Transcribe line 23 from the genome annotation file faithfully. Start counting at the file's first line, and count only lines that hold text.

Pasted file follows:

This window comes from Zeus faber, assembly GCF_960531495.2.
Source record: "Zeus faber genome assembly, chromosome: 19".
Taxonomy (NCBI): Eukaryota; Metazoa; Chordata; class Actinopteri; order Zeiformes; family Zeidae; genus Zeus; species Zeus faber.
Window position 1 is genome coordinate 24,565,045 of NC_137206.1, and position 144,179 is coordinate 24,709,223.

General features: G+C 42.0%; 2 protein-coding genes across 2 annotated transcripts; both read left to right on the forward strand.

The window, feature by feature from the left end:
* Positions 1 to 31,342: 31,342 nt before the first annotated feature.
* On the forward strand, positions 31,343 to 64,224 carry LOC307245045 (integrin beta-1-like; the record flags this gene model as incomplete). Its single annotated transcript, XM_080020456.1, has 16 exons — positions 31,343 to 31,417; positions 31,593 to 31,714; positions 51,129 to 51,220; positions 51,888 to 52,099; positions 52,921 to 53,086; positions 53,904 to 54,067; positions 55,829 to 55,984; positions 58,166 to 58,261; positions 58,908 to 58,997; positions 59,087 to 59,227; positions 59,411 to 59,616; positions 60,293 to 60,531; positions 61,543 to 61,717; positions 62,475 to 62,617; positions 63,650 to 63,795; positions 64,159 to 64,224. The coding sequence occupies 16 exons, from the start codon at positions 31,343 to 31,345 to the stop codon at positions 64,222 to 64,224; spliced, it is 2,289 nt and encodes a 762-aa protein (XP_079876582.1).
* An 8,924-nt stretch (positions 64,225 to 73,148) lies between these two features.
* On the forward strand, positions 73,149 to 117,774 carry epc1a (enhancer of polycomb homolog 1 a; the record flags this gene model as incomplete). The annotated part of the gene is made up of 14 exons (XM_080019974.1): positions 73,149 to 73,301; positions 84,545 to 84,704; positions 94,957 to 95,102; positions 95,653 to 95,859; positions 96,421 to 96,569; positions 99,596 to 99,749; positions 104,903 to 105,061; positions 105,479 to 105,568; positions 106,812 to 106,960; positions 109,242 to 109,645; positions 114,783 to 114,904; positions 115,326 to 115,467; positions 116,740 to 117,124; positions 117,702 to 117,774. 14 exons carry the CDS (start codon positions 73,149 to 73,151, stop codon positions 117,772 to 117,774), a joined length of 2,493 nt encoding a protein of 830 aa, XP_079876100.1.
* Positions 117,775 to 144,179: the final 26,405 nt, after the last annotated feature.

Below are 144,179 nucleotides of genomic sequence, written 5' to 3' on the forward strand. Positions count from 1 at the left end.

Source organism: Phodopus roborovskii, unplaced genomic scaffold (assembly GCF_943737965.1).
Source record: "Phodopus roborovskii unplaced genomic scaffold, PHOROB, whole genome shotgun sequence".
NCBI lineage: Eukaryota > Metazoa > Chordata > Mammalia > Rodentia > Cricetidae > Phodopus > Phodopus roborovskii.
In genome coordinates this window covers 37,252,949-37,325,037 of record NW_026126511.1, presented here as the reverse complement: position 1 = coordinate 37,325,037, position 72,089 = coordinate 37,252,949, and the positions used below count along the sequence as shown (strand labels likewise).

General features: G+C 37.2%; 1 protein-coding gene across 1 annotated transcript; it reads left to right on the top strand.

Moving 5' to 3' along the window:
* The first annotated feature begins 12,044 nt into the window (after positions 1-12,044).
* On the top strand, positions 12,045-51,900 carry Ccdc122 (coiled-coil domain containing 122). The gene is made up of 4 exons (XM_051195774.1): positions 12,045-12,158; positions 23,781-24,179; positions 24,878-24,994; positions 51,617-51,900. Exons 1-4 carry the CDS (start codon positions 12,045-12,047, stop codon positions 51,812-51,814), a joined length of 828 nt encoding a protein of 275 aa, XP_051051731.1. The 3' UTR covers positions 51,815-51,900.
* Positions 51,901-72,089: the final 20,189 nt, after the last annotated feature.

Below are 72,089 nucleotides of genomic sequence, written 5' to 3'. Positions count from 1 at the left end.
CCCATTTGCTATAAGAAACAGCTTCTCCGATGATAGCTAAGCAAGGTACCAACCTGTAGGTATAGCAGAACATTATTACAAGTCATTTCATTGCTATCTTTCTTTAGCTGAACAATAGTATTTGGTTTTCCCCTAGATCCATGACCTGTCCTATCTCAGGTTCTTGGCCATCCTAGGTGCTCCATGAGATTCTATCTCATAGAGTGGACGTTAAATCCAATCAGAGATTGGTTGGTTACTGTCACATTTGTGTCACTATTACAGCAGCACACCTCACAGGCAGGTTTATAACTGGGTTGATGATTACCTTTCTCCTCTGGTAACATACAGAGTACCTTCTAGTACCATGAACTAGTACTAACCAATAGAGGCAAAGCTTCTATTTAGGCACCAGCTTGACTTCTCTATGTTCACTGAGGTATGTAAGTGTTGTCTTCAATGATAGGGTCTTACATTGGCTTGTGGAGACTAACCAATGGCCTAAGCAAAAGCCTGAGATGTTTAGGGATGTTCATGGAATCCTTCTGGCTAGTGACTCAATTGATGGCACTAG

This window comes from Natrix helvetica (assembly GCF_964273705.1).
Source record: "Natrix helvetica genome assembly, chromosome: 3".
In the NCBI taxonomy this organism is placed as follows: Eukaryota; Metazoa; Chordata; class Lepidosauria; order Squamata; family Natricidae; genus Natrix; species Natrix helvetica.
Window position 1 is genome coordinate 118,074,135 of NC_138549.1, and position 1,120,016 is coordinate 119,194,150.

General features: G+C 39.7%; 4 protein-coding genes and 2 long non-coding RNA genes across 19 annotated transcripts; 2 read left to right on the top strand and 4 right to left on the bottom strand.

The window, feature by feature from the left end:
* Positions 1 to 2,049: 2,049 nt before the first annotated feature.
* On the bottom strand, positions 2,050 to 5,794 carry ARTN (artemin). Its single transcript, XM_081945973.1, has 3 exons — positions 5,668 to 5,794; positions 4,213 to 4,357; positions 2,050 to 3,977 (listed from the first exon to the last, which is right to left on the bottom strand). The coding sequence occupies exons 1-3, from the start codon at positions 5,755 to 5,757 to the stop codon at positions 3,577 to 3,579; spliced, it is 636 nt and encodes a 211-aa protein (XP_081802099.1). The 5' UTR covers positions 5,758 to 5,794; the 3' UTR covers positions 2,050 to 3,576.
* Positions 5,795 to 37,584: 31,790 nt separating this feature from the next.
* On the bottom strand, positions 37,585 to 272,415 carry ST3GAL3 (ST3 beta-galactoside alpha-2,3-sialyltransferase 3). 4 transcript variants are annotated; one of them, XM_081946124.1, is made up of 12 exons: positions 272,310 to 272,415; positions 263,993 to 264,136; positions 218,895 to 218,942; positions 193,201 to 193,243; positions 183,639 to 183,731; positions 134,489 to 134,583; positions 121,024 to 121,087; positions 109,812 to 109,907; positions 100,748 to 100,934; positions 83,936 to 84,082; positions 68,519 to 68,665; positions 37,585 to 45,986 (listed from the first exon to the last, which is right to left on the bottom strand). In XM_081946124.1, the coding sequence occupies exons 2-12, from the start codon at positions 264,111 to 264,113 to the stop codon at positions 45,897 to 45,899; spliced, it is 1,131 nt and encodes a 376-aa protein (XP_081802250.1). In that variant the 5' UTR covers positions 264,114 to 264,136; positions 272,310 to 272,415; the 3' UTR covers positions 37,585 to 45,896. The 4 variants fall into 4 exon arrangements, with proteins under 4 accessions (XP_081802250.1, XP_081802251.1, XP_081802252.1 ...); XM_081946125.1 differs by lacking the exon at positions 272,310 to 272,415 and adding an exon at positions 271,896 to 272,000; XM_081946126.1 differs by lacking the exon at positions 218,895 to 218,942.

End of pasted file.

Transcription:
CCCATTTGCTATAAGAAACAGCTTCTCCGATGATAGCTAAGCAAGGTACCAACCTGTAGGTATAGCAGAACATTATTACAAGTCATTTCATTGCTATCTTTCTTTAGCTGAACAATAGTATTTGGTTTTCCCCTAGATCCATGACCTGTCCTATCTCAGGTTCTTGGCCATCCTAGGTGCTCCATGAGATTCTATCTCATAGAGTGGACGTTAAATCCAATCAGAGATTGGTTGGTTACTGTCACATTTGTGTCACTATTACAGCAGCACACCTCACAGGCAGGTTTATAACTGGGTTGATGATTACCTTTCTCCTCTGGTAACATACAGAGTACCTTCTAGTACCATGAACTAGTACTAACCAATAGAGGCAAAGCTTCTATTTAGGCACCAGCTTGACTTCTCTATGTTCACTGAGGTATGTAAGTGTTGTCTTCAATGATAGGGTCTTACATTGGCTTGTGGAGACTAACCAATGGCCTAAGCAAAAGCCTGAGATGTTTAGGGATGTTCATGGAATCCTTCTGGCTAGTGACTCAATTGATGGCACTAG